How a Small Business Became the “Debt Collection Wal-Mart”


Some of the companies that take advantage of the student loan business have names that you have never heard of unless you are behind on your loan.

NCO Financial Systems was once a family business founded in 1926 in the suburbs of Philadelphia to collect all kinds of bad debt. Like many other small collection agencies, NCO got involved in student loan collection in 1996, when it landed its first contract with the US Department of Education. It was the same year that Congress privatized Sallie Mae.

NCO went public that year and grew rapidly by acquiring other debt collectors, becoming what an admiring Merrill Lynch analyst called the “Debt Collection Wal-Mart.” In 2004, JPMorgan Chase’s private equity arm, One Equity Partners, privately owned NCO.

The company has been viewed favorably by Wall Street for its technological expertise in debtor tracking. But according to complaints filed by the Federal Trade Commission and 19 state attorneys general, NCO also resorted to a practice that debt collectors have used for centuries – instilling fear.

If they’re behind on a student loan or other debt, borrowers have heard about NCO – over and over again, often the same day, sometimes at home, sometimes at work, the FTC billed in 2013.

You may have been harassed by NCO even though you never got your student loan. In 2007, Jesse Kennedy of Lawrenceville, Ga. Briefly considered borrowing money to pay for an auto repair school and completed loan documents co-signed by his father. But he says he never completed the loan application and received no money.

Six years later, Kennedy was contacted by an NCO affiliate and told him he owed $ 58,000 on a student loan. He disputed the debt, but the $ 58,000 loan appeared on his credit report, damaging his credit rating and preventing him from getting a mortgage to buy a house.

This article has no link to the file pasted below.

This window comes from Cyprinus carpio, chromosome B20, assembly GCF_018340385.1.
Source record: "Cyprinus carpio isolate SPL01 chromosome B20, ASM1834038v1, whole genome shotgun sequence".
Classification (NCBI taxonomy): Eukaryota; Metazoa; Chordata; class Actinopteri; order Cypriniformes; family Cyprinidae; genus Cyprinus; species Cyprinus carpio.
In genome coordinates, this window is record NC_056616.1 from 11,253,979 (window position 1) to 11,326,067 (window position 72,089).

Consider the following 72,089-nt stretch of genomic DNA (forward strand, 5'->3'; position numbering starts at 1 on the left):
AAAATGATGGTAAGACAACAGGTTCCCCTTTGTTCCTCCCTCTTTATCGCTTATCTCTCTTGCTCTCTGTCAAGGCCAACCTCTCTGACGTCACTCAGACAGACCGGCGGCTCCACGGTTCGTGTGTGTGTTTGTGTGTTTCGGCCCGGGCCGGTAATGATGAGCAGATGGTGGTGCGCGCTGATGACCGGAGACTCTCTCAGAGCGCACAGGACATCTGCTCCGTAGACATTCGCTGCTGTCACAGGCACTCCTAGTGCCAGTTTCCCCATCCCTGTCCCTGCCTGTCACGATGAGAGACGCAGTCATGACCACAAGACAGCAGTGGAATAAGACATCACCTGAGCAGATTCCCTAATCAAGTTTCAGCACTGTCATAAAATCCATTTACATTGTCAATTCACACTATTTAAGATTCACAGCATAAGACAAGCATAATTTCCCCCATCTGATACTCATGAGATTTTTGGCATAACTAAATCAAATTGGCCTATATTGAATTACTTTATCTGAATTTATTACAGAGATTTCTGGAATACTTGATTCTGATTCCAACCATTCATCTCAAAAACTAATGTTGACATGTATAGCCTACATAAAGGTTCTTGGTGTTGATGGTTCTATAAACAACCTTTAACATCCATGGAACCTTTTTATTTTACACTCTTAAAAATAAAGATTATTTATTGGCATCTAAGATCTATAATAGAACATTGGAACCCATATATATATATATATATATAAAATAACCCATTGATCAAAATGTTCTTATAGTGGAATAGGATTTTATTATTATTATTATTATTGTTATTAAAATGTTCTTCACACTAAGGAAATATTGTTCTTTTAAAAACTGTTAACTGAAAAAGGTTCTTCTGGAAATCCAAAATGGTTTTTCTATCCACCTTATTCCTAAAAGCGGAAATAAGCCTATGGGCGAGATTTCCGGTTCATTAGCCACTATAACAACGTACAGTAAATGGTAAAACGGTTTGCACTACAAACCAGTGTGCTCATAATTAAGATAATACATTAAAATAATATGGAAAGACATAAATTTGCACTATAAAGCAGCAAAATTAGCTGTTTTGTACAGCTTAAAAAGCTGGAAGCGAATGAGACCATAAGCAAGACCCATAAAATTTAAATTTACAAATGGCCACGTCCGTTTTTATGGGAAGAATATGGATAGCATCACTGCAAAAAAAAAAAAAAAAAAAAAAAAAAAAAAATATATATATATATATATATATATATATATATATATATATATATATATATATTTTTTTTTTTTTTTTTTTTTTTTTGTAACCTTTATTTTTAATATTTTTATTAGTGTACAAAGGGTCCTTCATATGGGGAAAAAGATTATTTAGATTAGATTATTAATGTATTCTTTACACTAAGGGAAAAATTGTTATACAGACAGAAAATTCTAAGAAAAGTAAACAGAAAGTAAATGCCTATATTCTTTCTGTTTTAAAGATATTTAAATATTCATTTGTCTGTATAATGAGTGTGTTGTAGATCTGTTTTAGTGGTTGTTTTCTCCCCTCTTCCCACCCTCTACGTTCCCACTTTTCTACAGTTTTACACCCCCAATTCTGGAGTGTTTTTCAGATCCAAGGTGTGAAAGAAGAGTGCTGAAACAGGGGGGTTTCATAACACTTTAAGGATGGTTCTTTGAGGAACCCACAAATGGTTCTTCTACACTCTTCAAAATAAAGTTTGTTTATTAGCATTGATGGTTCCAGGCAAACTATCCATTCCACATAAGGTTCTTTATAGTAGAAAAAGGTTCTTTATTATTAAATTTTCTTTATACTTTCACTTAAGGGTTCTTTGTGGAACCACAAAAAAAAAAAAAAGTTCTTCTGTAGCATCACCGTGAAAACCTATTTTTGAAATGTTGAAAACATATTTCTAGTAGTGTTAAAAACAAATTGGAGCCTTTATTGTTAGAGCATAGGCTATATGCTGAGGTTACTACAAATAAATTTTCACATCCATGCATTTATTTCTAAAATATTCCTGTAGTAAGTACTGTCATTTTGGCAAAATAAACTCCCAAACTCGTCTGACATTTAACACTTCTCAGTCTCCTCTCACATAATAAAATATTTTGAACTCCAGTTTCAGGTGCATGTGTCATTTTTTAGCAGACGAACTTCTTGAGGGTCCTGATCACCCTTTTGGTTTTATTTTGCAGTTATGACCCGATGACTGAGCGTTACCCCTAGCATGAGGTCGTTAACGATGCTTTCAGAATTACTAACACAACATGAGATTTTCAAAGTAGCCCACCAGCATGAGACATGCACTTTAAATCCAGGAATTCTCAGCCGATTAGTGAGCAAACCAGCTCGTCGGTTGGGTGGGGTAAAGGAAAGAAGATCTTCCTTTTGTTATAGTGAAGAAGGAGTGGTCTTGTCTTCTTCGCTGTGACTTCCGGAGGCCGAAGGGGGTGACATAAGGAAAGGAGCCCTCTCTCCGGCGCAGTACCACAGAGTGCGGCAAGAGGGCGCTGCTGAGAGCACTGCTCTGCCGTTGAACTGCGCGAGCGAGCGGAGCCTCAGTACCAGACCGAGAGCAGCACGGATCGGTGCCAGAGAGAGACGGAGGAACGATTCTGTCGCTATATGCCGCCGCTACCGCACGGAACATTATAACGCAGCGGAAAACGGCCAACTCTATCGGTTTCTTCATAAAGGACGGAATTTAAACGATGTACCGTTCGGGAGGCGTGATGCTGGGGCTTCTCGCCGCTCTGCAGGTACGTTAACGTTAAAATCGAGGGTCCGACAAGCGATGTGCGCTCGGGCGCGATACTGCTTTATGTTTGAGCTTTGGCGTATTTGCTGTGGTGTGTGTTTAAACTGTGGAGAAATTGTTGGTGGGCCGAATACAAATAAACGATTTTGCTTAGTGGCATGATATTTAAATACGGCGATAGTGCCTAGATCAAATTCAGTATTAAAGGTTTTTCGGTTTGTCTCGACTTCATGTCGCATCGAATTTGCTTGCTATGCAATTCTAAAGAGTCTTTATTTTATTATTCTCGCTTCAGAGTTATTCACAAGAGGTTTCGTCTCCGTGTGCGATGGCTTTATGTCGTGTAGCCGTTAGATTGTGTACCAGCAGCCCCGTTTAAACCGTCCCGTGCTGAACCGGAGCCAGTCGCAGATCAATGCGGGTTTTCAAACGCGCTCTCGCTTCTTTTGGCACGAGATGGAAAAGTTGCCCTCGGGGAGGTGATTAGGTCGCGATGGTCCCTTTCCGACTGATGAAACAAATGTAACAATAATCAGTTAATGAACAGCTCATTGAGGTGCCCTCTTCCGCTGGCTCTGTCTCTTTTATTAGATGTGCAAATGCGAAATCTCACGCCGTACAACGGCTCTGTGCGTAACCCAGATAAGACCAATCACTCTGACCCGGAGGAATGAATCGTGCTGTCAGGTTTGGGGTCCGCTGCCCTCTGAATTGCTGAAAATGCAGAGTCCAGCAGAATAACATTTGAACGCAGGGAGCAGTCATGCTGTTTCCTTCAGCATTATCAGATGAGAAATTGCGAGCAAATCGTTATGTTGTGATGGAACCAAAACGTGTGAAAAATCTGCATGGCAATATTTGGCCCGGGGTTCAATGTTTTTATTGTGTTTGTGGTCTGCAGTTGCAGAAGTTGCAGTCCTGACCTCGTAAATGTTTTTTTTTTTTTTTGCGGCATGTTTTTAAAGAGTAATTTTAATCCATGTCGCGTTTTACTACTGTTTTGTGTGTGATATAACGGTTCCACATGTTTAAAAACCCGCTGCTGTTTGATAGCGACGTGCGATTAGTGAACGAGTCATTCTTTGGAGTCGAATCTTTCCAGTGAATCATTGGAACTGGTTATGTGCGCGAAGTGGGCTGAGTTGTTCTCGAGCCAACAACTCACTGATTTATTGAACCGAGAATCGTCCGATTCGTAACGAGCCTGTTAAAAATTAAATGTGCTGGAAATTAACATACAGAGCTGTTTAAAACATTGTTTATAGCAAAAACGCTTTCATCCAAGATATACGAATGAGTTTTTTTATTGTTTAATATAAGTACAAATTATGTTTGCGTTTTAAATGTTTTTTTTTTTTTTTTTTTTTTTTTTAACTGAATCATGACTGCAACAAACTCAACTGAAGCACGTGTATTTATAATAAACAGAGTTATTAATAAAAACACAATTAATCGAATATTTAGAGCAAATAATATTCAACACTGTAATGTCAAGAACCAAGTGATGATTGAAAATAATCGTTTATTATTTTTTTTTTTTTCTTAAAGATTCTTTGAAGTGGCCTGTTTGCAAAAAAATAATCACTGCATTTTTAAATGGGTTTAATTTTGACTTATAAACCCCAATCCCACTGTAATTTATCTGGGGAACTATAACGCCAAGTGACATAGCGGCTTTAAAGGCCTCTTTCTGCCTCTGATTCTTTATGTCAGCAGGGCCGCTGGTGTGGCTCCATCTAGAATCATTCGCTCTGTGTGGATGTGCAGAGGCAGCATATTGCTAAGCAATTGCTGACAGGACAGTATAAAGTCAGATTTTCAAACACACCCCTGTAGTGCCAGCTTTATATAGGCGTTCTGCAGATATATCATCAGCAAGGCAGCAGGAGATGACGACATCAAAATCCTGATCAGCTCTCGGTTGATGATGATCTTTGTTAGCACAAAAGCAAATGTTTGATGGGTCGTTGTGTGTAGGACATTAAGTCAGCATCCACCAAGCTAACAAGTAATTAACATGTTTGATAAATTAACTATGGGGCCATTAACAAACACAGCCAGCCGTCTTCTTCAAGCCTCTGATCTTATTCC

Then he and his father were hit with a lawsuit from an entity they had never heard of – National Collegiate Student Loan Trust – which claimed to own his unpaid loan. In court, the trust argued that Kennedy and his father had deposited $ 30,000 in loan proceeds at a bank in Birmingham, Alabama.

But as the Kennedys showed in court, neither Jesse nor his father had such an account, and after filing documents accusing fraud, the trust dropped the lawsuit. The Kennedys strike back at the trust for violating federal fair credit reporting law.

The case highlights another frustrating aspect of student loans for many borrowers. As the Kennedy dispute unfolded, it was unclear who actually owned the alleged loan at issue.

This is a common problem for many borrowers due to the Byzantine complexity of the industry.

Loan documents can be named after a bank, but the loan can be insured by the federal government, with the bank simply acting as the issuer. Or the loan could indeed belong to that bank with no connection to the federal government. In other cases, the loan may bear the name of a bank but belong to a third party to which the bank has assigned the loan. If that sounds like the kind of financial instrument that helped fuel the mortgage meltdown, that’s because it is.

Like the financial industry, which bundled mortgages together and sold them like bonds, banks and other financial interests also packaged private student loans and sold them to investors. This has been a lucrative subset of the industry for the companies doing the bundling, one of which created the trust that Jesse Kennedy pursued.

Practices such as those encountered by Kennedy caused problems for NCOs with federal and state authorities.

Since 2004, NCO and its subsidiaries have paid approximately $ 6.9 million in penalties and settlements after being accused of improper debt collection practices, records show. In 2013, the company – then known as Expert Global Solutions – paid the the biggest fine ever by the FTC in a debt collection case: $ 3.2 million.

The FTC complaint accused the company of repeatedly using “false, deceptive or deceptive” tactics to try to collect loans, including calling loan holders several times a day, calling them at work. and calling their bosses.

In a statement released after the fine was imposed, the company said it had cooperated with the FTC’s investigation and “already implemented systems and procedures to help resolve their issues.”

The company continues to interest investors. Its owner, One Equity Partners, sold half of the company’s interest to two other private equity firms in 2014. Later that year, all of its collection business, including student loans, went into effect. been sold to another private equity firm in Beverly Hills, California. Earlier this month, Expert Global Solutions was acquired by Alorica, a customer service company based in Irvine, California.

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